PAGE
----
Some of the road trains lined up to deliver to two CBH receival points open on the day.”IT was a magnificent day and very overwhelming.”
That was the response from Maya farmer Peter Waterhouse after his neighbours rolled into his property on Sunday morning and harvested his remaining 1100 hectares.
A strong team of 15 headers, more than 20 road trains and nine chaser bins made short work of Peter’s crop, delivering to the nearby Bunjil and Latham receival points that were opened especially for the day.
By mid-afternoon harvest was done and the Waterhouse family joined an estimated 150 people for a celebratory function at the Latham Sporting Club.
The community had come together to help out a mate who was diagnosed with liver cancer at seeding time.
Prior to his diagnosis Peter, 62, said he hadn’t felt out of character and was “in a bit of shock”.
It took about six to seven weeks to work out what was going on.
Since then he has been travelling to Perth for treatment that includes radiation beads directly onto his liver.
Despite Peter’s plans to harvest his 1500ha on his own, the community had other ideas.
“I didn’t want them to get involved but I quickly realised I couldn’t stop them,” Peter said.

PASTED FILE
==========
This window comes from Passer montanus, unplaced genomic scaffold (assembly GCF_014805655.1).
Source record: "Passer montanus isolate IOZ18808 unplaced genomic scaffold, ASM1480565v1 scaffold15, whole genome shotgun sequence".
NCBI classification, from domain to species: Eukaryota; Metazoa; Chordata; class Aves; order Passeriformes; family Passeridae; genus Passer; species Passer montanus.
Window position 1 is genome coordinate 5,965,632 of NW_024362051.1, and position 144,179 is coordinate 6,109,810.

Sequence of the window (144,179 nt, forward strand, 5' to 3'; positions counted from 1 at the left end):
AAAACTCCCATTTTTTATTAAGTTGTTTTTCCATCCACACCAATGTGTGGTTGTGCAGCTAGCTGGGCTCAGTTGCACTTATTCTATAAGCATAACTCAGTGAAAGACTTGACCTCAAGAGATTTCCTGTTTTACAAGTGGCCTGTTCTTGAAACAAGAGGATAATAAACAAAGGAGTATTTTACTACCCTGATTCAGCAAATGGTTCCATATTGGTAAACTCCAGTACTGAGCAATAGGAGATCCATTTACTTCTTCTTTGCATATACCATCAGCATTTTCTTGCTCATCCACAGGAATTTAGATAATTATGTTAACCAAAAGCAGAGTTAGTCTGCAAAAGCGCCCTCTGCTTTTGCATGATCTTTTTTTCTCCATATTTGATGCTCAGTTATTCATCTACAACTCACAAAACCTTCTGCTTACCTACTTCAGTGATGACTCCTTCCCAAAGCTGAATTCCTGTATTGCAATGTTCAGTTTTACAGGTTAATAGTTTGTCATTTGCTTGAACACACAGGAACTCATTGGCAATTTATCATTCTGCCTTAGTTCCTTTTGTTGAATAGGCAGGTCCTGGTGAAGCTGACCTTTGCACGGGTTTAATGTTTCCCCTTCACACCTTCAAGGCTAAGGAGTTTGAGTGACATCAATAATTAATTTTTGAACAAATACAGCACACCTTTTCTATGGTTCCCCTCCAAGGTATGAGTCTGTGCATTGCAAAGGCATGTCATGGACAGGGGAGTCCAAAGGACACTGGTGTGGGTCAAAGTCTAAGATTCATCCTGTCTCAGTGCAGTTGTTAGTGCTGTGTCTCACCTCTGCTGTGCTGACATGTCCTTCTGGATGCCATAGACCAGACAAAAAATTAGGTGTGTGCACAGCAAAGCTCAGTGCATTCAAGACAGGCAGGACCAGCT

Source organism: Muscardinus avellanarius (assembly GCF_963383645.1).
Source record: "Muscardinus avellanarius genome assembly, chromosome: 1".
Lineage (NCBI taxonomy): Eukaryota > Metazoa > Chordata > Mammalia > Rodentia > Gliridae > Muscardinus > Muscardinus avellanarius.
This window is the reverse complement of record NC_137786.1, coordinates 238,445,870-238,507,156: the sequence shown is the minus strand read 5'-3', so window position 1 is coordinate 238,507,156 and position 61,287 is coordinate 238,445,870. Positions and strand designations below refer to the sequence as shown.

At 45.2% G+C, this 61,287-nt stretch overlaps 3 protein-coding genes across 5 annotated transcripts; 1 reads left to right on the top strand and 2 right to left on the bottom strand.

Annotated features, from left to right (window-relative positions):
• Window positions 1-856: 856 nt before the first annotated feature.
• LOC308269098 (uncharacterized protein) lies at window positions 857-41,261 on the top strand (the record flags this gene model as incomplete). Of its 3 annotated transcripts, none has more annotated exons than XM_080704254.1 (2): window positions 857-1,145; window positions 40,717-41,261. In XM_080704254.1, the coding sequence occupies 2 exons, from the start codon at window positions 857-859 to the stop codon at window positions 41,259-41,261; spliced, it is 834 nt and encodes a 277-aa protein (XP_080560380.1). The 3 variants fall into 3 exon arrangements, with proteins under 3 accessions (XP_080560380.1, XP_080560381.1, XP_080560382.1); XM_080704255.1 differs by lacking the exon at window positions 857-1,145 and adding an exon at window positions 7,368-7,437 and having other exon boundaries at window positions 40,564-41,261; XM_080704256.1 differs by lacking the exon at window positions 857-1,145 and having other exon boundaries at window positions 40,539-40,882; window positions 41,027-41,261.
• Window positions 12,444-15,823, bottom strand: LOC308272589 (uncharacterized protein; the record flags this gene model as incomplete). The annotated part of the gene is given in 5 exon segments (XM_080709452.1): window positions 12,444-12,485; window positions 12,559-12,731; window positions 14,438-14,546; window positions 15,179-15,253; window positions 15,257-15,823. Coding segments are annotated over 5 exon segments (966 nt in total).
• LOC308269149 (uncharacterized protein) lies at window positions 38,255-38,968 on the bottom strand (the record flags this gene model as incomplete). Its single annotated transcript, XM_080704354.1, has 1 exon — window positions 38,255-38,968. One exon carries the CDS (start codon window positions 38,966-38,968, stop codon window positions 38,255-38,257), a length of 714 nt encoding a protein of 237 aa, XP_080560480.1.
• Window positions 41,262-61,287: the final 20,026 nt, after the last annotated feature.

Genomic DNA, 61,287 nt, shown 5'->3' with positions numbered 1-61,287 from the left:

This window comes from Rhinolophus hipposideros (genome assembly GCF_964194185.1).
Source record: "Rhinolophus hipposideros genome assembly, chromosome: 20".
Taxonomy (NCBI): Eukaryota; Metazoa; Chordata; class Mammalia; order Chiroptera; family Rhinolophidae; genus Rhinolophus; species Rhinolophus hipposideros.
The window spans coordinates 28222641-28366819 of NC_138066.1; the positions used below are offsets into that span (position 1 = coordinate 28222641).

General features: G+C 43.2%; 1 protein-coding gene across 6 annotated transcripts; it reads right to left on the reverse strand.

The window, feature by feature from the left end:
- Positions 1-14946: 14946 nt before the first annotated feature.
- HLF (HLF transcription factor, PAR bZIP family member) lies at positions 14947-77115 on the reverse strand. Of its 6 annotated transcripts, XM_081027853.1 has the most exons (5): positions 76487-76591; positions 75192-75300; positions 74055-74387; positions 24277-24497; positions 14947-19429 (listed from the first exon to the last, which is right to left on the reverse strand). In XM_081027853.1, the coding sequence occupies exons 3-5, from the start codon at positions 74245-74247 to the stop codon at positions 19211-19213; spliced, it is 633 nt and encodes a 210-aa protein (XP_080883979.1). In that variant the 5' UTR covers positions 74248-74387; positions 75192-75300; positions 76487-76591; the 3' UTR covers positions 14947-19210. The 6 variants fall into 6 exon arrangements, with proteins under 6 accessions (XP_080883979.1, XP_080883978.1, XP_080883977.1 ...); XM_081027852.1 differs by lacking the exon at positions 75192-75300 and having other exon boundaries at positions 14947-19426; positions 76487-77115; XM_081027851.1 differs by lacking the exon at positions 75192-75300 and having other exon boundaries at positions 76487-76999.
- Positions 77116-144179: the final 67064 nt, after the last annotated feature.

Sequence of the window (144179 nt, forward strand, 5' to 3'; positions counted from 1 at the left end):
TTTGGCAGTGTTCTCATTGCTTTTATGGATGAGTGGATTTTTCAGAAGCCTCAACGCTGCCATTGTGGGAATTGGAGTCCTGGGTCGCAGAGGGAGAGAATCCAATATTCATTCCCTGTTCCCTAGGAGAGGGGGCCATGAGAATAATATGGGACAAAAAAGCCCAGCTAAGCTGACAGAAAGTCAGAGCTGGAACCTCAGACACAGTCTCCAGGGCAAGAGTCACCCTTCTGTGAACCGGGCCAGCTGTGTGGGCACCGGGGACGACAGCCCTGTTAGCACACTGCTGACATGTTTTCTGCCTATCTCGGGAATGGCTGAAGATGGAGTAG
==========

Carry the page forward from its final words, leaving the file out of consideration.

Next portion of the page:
He was approached by neighbour Phil Nicoloau who got the ball rolling and rallied the community.
“Our youngest son Blake was one of the organisers of the busy bee and did a great job,” Peter said.
“My initial thought was I don’t need a hand, I can do it myself, but then I realised I couldn’t do anything about it.
“We are humbled by the support of the community and people coming from as far as Ballidu to Bowgada.”
On his own Peter said he would have completed harvest by Christmas, but conceded the community effort “was a massive help for my wife Susan and the family”.
The high-level of support is not surprising considering how involved Peter has been with the community.
He has lived in the area since 1960 after his father farmed in Goomalling and they wanted more land, expanding to east Maya where they have 2500 hectares and run about 1000 sheep.
Peter has been an ambulance officer and volunteered with the local fire brigade for 30 years.
He joined the Shire of Perenjori in 2012 and is the deputy shire president.
“This is one of our better seasons,” Phil Nicoloau said.
“Seeding started with oats in March and that averaged 2.5 tonnes per hectare which is brilliant.
“I put the oats in for sheep feed but ended up harvesting it and storing it.”
He said if they could replicate this season every year, “it would be great”.